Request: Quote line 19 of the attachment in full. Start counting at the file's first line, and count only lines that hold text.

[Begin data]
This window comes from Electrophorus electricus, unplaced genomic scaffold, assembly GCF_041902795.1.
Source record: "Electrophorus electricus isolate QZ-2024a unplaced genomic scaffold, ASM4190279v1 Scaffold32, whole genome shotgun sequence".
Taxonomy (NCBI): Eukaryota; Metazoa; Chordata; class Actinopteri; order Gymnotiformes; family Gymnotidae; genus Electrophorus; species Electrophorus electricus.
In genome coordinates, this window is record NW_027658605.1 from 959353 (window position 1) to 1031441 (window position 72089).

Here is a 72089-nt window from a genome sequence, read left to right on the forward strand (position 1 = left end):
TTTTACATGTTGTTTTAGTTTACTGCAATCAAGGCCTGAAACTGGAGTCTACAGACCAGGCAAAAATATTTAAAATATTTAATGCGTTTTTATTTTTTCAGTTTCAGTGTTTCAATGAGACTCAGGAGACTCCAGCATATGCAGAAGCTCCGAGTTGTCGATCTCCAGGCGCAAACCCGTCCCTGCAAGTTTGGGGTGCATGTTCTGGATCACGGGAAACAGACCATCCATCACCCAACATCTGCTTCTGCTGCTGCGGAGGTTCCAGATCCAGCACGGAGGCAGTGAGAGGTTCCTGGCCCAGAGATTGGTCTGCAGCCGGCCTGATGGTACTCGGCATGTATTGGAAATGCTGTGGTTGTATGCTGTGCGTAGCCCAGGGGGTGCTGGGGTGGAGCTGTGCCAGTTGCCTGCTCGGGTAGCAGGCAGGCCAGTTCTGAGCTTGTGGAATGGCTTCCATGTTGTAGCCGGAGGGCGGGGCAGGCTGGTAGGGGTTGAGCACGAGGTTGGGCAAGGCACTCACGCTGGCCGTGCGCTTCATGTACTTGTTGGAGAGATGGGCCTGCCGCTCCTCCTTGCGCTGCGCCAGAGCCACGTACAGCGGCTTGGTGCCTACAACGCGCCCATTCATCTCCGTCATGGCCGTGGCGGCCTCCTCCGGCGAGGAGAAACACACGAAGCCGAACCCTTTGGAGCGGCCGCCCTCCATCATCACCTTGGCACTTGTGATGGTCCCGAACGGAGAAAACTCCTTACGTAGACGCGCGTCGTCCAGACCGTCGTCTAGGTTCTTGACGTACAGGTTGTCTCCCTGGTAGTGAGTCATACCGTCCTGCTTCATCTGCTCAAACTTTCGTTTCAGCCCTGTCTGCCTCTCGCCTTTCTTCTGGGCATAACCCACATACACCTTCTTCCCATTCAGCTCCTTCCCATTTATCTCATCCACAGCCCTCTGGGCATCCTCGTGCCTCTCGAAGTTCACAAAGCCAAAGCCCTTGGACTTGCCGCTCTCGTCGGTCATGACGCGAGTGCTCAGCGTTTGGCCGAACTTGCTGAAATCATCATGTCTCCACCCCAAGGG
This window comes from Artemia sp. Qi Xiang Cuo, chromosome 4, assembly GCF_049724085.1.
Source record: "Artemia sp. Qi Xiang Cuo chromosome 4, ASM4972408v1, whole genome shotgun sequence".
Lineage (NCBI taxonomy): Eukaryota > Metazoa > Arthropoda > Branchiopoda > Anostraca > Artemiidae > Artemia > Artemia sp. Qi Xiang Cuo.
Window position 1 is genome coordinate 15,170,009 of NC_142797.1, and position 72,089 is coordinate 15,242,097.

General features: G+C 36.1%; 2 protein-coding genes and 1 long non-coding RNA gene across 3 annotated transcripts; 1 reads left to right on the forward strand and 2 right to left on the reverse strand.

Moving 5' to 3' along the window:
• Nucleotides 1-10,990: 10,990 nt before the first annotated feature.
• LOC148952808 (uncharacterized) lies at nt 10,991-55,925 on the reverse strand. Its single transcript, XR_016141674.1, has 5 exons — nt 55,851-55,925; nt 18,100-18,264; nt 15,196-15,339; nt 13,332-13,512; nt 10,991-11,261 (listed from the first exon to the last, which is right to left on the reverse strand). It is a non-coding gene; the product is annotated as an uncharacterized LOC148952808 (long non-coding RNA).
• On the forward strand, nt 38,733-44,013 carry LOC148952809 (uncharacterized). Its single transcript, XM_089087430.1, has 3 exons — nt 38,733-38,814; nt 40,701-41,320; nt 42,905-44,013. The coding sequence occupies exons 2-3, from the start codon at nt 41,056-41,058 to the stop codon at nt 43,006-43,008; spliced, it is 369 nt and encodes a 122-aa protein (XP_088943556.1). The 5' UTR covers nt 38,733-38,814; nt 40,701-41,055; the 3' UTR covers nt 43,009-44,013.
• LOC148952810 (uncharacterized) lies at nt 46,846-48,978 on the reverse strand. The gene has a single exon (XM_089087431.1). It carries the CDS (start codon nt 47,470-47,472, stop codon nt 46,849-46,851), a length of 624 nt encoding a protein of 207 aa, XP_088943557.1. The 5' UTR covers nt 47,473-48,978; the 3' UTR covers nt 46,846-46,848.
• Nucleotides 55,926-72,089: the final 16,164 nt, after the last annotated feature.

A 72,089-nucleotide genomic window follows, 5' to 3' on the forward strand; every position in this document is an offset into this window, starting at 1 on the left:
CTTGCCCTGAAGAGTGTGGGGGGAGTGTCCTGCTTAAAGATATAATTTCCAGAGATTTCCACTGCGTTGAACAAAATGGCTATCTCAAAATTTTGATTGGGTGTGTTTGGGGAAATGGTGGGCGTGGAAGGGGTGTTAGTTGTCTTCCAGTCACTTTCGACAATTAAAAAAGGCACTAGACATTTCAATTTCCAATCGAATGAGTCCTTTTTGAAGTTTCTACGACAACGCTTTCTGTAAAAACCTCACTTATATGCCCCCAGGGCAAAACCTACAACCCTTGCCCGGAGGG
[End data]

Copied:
CTTGCCCTGAAGAGTGTGGGGGGAGTGTCCTGCTTAAAGATATAATTTCCAGAGATTTCCACTGCGTTGAACAAAATGGCTATCTCAAAATTTTGATTGGGTGTGTTTGGGGAAATGGTGGGCGTGGAAGGGGTGTTAGTTGTCTTCCAGTCACTTTCGACAATTAAAAAAGGCACTAGACATTTCAATTTCCAATCGAATGAGTCCTTTTTGAAGTTTCTACGACAACGCTTTCTGTAAAAACCTCACTTATATGCCCCCAGGGCAAAACCTACAACCCTTGCCCGGAGGG